Zinc is one of the most uncommon metal siding materials in residential and commercial buildings. This is mainly because of its high buying and installation cost.

Zinc metal siding installation costs between $15 and $25 per square foot. This is more expensive than other materials like wood and vinyl siding. It even costs more than high quality steel siding and aluminum siding.

Copper siding is the only metal siding material that is more expensive than zinc. It costs between $20 and $35 per square foot installed.

Zinc Siding Cost 2021 Price Guide – Home Garden Guides
ServiceQuantityLowHigh
Zinc metal siding cost ( Materials)Cost per square foot$5$8
Zinc metal siding installation costCost per square foot$15$25
Zinc siding labor costsCost per hour$40$50
Zinc Siding labor costsCost per square foot$4$12
Total Zinc metal siding price (installed)1500-2500 square footage$22500$62500
zinc siding cost infographics

Zinc Metal Siding Cost by Style

Style Average Cost per sq ft.
Plank$20
Sheets$20
Modern$20
Rustic Log and Batten$15

National Average Cost: $20

Zinc Metal Siding Labor Cost

Zinc metal siding costs more in labor than other siding materials like vinyl, traditional wood, steel and aluminum siding. This is because of the labor intensive nature of installing metal siding materials such as zinc.

There are however other factors that affect the labor cost to install metal siding. They include building type and size per square foot, the degree of preparation needed, the equipment required and the location of the site.

Additional Cost Factors of Zinc Siding

Gauge

Zinc metal panels usually come in different gauges or thicknesses. Thicker panels cost more than thinner panels since they provide a better protective layer against the elements.

Most metal siding installers therefore recommend metal panels that are at least 26 gauges in thicknesses. Professional installers also advise clients not to choose metal panels with a thickness above 24 gauges for residential metal siding.

This will help them to save money and still obtain high quality zinc metal siding panels.

Removing Old Siding

Removing your existing siding is extremely important before installing your new siding. It is however not uncommon for vinyl, zinc or steel siding panels to be placed over old wood siding. Removing old siding costs between $0.25 and $0.75 per square foot.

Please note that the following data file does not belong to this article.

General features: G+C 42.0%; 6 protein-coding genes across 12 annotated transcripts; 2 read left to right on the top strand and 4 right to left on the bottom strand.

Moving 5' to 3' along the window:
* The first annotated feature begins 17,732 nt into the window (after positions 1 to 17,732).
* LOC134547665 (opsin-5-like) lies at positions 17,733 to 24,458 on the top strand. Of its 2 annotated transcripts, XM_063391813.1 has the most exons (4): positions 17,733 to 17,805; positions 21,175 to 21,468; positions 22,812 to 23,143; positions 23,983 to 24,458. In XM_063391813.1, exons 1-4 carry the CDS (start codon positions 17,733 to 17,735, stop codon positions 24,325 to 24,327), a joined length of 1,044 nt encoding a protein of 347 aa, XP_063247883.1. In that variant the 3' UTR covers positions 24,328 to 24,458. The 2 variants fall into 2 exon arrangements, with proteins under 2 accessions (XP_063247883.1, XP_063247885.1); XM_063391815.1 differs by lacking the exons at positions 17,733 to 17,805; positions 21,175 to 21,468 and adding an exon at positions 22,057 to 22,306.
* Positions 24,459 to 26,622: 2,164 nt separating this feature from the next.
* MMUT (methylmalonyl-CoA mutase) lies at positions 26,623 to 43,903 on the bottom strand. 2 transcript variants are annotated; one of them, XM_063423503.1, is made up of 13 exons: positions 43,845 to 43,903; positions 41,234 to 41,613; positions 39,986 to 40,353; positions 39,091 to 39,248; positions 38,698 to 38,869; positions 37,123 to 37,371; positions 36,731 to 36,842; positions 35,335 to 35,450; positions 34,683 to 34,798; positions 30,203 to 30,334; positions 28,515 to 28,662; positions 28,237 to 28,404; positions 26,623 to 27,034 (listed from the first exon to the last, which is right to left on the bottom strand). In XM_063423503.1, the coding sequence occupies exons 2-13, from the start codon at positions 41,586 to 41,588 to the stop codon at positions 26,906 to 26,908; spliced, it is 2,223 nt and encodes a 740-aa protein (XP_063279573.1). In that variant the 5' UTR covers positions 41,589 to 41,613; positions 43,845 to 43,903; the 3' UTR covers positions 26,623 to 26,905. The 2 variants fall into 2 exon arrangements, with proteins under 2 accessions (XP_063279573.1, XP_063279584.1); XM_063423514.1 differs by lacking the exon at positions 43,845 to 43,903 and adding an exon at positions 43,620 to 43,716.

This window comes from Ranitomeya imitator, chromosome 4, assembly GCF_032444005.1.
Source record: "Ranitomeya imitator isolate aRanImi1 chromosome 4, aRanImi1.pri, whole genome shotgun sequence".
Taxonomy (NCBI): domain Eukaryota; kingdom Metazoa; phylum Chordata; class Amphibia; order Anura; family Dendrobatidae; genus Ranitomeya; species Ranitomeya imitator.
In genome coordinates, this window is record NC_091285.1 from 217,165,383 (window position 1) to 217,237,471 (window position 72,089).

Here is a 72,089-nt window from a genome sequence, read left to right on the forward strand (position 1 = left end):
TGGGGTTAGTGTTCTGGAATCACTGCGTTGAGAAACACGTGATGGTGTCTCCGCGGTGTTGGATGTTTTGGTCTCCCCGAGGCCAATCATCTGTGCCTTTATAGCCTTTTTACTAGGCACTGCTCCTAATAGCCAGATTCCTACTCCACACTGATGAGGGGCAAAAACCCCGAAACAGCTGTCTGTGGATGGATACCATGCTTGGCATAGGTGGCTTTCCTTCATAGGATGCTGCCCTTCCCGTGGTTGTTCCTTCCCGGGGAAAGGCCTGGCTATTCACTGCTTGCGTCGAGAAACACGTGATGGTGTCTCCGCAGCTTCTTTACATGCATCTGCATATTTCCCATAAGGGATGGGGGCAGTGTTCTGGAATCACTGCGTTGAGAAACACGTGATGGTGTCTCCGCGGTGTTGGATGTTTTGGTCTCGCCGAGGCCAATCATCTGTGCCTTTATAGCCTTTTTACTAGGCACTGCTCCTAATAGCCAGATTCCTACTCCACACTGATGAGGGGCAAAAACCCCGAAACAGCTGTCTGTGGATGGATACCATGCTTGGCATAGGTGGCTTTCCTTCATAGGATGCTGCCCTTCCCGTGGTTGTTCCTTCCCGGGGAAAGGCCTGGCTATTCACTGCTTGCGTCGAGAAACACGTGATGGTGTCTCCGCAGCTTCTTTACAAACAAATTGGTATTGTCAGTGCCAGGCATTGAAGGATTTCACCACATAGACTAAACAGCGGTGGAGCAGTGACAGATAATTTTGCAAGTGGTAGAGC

Removing Old Siding

Paint Finishes

Metal siding prices also vary depending on the paint finishes on the metal panels. Metal panels with high-quality finishes have superior durability when compared to those with low-quality finishes. They, therefore, have a higher material cost.

It is however important to note that zinc metal roofing and siding panels are mostly not painted. This is because they naturally react with oxygen in the atmosphere to form a protective zinc oxide patina that prevents rusting.

Panel Profiles

Exposed fastener panels and concealed fastener panels are the two main metal panel profiles. All other profiles like standing seam, batten panels, metal shingles, and corrugated metal siding fall under these two depending on whether they have hidden or exposed fasteners.

Concealed fastener panels are more expensive and difficult to install than exposed fastener panels. This is because their fasteners are hidden and therefore provide a visually pleasing external appearance. Such fasteners are also protected from adverse weather conditions.

Pros and Cons of Zinc Metal Siding

Pros

It is Long Lasting

Zinc is an extremely long lasting siding and roofing material. It can last for up to 100 years. This makes it more durable than other metal siding materials like corrugated steel siding, tin siding and aluminum siding.

Copper is the only metal siding material that can last more than zinc. Zinc metal siding even lasts more than other non-metal siding materials like wood siding and vinyl siding. This is because it is naturally resistant to fire, mold and insects.

Zinc Naturally Galvanizes Itself.

Unlike galvanized steel panels, zinc naturally reacts with the oxygen in the atmosphere to form a protective zinc oxide layer known as a patina. It is this patina that keeps it free from rust and climatic damage.